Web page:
LinuxDevices.com: My Linux is smaller than your LinuxJun 11, 2000, 18:49 (0 Talkback[s])
(Other stories by Rick Lehrbaum)
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"Unlike many realms of human endeavor, when it comes designing embedded systems, the goal is often to use as few resources as possible. In embedded systems, less is more, in many ways. Using less resources means less cost, less heat generation, more battery life, more reliability -- and best of all, a more successful product."
"During the past year, Linux has rocketed to prominence as one of the two or three most popular operating systems for new embedded system designs. Since "Embedded Linux" as a product is less than one year old, and given the common perception of Linux as a full-function server or desktop OS that requires hundreds of megabytes of disk space, it's no surprise that one of the most common questions about embedded Linux among developers is "How much RAM memory and disk space does an embedded system require to run Linux?"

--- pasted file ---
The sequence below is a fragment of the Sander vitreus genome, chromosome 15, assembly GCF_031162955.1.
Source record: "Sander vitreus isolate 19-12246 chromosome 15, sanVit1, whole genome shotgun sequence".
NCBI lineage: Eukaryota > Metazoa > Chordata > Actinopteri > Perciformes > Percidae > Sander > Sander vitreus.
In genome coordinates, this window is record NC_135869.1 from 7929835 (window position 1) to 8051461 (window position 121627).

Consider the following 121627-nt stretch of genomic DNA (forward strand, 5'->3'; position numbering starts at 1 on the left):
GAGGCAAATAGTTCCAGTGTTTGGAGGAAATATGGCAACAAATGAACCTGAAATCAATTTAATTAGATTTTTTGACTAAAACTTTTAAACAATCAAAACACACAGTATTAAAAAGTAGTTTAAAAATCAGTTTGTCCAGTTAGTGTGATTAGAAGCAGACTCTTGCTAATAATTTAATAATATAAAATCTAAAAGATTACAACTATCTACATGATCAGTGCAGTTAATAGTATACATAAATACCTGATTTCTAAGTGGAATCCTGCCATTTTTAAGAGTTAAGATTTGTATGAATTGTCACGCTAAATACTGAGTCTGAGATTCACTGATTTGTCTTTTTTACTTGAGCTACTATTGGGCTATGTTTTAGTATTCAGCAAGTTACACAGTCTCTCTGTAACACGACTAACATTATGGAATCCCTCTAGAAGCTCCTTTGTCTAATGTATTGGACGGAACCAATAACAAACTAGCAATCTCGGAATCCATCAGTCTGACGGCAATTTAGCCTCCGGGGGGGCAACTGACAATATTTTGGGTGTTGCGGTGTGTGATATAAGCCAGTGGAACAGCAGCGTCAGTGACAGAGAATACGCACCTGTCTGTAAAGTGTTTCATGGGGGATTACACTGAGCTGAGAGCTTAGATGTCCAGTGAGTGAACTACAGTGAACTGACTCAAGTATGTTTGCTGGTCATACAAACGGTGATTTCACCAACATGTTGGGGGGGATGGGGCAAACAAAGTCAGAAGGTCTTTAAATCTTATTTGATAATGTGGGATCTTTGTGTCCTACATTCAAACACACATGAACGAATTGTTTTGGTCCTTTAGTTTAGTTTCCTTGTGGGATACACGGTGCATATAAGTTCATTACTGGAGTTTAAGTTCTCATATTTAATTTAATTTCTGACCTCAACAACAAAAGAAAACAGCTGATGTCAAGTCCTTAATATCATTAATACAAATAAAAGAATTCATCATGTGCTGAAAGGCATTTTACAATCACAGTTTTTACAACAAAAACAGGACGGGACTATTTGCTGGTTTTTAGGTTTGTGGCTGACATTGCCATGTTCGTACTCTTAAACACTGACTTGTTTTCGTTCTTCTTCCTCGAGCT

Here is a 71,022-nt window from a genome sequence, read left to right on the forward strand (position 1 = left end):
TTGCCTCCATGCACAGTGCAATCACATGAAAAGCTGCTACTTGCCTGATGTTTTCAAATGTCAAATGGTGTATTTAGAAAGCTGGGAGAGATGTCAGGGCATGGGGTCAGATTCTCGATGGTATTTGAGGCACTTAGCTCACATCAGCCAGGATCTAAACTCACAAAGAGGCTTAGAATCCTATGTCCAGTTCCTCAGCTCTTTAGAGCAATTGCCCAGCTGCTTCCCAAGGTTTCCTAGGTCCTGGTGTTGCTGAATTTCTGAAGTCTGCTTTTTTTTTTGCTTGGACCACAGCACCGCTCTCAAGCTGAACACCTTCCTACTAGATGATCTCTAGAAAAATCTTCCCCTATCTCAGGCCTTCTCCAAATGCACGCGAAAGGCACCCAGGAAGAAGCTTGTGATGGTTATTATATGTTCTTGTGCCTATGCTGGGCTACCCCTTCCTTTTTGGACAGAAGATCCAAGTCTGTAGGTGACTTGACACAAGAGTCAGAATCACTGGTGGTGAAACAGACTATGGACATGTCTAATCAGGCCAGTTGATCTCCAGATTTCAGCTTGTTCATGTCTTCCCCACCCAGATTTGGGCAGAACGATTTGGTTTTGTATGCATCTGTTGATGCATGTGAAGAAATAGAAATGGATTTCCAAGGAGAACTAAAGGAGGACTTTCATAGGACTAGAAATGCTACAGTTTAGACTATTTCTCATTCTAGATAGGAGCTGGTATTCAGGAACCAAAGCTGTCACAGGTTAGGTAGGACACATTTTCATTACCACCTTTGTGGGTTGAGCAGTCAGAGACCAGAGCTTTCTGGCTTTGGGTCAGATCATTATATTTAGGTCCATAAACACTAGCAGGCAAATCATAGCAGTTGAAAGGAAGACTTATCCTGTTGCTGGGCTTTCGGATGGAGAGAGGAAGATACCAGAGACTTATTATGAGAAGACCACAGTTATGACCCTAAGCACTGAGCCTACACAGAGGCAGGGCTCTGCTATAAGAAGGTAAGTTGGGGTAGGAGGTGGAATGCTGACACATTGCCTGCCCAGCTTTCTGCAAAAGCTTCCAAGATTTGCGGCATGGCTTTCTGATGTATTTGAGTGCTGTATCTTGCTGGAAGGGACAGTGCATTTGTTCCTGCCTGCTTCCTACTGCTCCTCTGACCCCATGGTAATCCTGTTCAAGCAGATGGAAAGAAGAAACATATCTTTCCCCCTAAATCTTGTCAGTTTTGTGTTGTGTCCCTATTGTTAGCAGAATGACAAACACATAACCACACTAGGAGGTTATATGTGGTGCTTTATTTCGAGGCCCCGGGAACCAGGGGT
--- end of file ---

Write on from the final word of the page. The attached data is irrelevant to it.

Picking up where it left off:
"There are two reasons why it's difficult to answer that question with a few simple numbers. First, Linux is open source. As a result, developers possess the tools to eliminate unnecessary functionality to match the requirements of a given configuration. Secondly, embedded systems are incredibly diverse, so there are almost as many required Linux configurations as there are unique embedded systems (and that's in the tens of thousands)."
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